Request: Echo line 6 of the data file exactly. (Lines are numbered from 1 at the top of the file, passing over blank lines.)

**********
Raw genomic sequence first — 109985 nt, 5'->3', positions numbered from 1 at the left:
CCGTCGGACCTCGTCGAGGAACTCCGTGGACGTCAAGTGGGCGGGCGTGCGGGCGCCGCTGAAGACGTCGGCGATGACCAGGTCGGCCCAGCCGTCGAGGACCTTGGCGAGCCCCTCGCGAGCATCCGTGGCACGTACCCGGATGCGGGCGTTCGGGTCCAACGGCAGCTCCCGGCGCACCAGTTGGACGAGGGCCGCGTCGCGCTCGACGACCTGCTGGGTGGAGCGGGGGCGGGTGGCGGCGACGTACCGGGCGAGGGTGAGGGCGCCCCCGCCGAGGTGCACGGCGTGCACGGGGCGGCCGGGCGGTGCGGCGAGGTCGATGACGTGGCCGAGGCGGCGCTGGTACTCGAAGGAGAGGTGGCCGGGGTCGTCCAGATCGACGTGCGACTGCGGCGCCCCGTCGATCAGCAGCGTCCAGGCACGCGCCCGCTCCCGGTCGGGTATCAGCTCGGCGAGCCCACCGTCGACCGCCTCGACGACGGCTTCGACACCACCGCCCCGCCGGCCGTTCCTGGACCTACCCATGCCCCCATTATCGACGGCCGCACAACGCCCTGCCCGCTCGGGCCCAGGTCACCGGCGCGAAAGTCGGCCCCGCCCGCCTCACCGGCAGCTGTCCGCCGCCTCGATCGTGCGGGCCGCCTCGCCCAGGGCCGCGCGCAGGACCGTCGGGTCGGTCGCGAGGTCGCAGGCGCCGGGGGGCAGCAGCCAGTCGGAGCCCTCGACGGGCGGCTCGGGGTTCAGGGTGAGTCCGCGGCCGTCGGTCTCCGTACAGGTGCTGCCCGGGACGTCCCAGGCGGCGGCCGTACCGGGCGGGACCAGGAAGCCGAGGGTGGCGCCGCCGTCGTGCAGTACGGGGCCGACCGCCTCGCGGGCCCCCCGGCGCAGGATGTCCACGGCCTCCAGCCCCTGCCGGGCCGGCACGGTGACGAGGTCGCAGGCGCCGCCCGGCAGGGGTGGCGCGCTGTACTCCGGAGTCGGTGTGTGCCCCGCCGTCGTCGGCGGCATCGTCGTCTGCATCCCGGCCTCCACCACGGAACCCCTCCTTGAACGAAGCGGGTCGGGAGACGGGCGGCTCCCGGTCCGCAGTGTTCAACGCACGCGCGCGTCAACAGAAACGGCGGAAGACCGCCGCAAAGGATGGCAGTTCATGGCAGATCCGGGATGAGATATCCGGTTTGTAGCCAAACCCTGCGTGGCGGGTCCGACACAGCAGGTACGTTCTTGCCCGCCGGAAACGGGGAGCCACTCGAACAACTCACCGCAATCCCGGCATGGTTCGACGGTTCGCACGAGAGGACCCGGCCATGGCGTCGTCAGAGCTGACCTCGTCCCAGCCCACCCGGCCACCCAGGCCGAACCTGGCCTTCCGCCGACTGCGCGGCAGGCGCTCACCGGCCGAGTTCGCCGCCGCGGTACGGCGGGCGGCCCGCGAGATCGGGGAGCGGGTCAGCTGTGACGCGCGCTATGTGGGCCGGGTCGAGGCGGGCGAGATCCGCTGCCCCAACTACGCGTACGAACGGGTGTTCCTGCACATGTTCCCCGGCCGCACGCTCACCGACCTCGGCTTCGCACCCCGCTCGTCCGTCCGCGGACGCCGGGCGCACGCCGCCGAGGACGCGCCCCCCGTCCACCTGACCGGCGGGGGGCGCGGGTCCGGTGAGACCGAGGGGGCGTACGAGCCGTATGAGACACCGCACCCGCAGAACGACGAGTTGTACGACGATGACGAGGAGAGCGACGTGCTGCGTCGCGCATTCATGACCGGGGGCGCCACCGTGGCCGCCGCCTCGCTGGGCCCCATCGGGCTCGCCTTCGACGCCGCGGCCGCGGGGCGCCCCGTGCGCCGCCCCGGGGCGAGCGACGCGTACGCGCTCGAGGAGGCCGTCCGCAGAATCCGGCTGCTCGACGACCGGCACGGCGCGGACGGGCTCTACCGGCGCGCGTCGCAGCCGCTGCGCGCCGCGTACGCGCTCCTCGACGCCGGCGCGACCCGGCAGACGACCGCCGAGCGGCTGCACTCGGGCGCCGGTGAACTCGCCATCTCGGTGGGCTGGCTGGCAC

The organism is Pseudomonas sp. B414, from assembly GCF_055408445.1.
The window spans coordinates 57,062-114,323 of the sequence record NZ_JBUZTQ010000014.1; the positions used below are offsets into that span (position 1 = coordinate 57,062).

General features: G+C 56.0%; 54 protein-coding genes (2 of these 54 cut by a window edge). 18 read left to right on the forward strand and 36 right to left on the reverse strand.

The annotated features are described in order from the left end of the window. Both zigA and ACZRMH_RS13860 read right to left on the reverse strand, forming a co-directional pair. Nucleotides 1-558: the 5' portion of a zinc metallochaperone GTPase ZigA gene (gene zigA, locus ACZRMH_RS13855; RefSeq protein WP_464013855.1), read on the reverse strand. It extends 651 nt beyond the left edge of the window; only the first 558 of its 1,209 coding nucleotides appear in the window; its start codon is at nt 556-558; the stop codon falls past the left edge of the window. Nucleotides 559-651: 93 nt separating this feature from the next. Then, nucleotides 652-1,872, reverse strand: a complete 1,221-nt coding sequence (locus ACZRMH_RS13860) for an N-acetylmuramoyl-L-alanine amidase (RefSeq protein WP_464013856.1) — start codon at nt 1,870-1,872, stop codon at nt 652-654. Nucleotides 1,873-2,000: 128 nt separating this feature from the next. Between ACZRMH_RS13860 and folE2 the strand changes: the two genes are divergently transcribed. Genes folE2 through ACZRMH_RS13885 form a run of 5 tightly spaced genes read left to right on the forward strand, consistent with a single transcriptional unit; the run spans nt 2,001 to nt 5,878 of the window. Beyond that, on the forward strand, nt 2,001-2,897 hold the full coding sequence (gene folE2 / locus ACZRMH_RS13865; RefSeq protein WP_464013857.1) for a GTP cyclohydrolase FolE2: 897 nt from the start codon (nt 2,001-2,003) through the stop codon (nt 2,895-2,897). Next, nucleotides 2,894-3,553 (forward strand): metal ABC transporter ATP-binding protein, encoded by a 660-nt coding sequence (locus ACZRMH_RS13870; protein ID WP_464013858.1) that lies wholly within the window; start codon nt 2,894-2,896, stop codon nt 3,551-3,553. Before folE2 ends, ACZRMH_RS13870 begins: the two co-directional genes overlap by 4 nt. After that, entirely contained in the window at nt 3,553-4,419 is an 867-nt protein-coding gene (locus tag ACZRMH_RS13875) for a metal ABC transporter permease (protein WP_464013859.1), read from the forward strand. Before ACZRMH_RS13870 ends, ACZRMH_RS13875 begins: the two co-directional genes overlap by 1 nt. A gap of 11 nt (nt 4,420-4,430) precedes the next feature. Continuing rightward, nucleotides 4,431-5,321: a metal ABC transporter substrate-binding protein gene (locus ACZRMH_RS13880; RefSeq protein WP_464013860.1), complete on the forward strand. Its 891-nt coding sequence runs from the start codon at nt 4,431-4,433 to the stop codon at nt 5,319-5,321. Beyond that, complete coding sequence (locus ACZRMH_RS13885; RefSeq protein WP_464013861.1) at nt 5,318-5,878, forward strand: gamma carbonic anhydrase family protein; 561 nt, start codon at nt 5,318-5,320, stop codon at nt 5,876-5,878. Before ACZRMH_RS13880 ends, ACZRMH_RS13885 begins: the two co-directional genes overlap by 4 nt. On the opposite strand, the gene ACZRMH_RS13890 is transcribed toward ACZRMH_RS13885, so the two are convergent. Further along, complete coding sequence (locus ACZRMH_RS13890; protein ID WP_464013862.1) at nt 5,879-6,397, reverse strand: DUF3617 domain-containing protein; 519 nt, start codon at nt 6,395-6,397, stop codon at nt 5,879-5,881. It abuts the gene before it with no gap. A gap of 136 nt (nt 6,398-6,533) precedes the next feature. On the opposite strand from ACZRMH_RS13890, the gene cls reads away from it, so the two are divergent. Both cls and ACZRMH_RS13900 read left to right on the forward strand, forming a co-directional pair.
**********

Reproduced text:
The annotated features are described in order from the left end of the window. Both zigA and ACZRMH_RS13860 read right to left on the reverse strand, forming a co-directional pair. Nucleotides 1-558: the 5' portion of a zinc metallochaperone GTPase ZigA gene (gene zigA, locus ACZRMH_RS13855; RefSeq protein WP_464013855.1), read on the reverse strand. It extends 651 nt beyond the left edge of the window; only the first 558 of its 1,209 coding nucleotides appear in the window; its start codon is at nt 556-558; the stop codon falls past the left edge of the window. Nucleotides 559-651: 93 nt separating this feature from the next. Then, nucleotides 652-1,872, reverse strand: a complete 1,221-nt coding sequence (locus ACZRMH_RS13860) for an N-acetylmuramoyl-L-alanine amidase (RefSeq protein WP_464013856.1) — start codon at nt 1,870-1,872, stop codon at nt 652-654. Nucleotides 1,873-2,000: 128 nt separating this feature from the next. Between ACZRMH_RS13860 and folE2 the strand changes: the two genes are divergently transcribed. Genes folE2 through ACZRMH_RS13885 form a run of 5 tightly spaced genes read left to right on the forward strand, consistent with a single transcriptional unit; the run spans nt 2,001 to nt 5,878 of the window. Beyond that, on the forward strand, nt 2,001-2,897 hold the full coding sequence (gene folE2 / locus ACZRMH_RS13865; RefSeq protein WP_464013857.1) for a GTP cyclohydrolase FolE2: 897 nt from the start codon (nt 2,001-2,003) through the stop codon (nt 2,895-2,897). Next, nucleotides 2,894-3,553 (forward strand): metal ABC transporter ATP-binding protein, encoded by a 660-nt coding sequence (locus ACZRMH_RS13870; protein ID WP_464013858.1) that lies wholly within the window; start codon nt 2,894-2,896, stop codon nt 3,551-3,553. Before folE2 ends, ACZRMH_RS13870 begins: the two co-directional genes overlap by 4 nt. After that, entirely contained in the window at nt 3,553-4,419 is an 867-nt protein-coding gene (locus tag ACZRMH_RS13875) for a metal ABC transporter permease (protein WP_464013859.1), read from the forward strand. Before ACZRMH_RS13870 ends, ACZRMH_RS13875 begins: the two co-directional genes overlap by 1 nt. A gap of 11 nt (nt 4,420-4,430) precedes the next feature. Continuing rightward, nucleotides 4,431-5,321: a metal ABC transporter substrate-binding protein gene (locus ACZRMH_RS13880; RefSeq protein WP_464013860.1), complete on the forward strand. Its 891-nt coding sequence runs from the start codon at nt 4,431-4,433 to the stop codon at nt 5,319-5,321. Beyond that, complete coding sequence (locus ACZRMH_RS13885; RefSeq protein WP_464013861.1) at nt 5,318-5,878, forward strand: gamma carbonic anhydrase family protein; 561 nt, start codon at nt 5,318-5,320, stop codon at nt 5,876-5,878. Before ACZRMH_RS13880 ends, ACZRMH_RS13885 begins: the two co-directional genes overlap by 4 nt. On the opposite strand, the gene ACZRMH_RS13890 is transcribed toward ACZRMH_RS13885, so the two are convergent. Further along, complete coding sequence (locus ACZRMH_RS13890; protein ID WP_464013862.1) at nt 5,879-6,397, reverse strand: DUF3617 domain-containing protein; 519 nt, start codon at nt 6,395-6,397, stop codon at nt 5,879-5,881. It abuts the gene before it with no gap. A gap of 136 nt (nt 6,398-6,533) precedes the next feature. On the opposite strand from ACZRMH_RS13890, the gene cls reads away from it, so the two are divergent. Both cls and ACZRMH_RS13900 read left to right on the forward strand, forming a co-directional pair.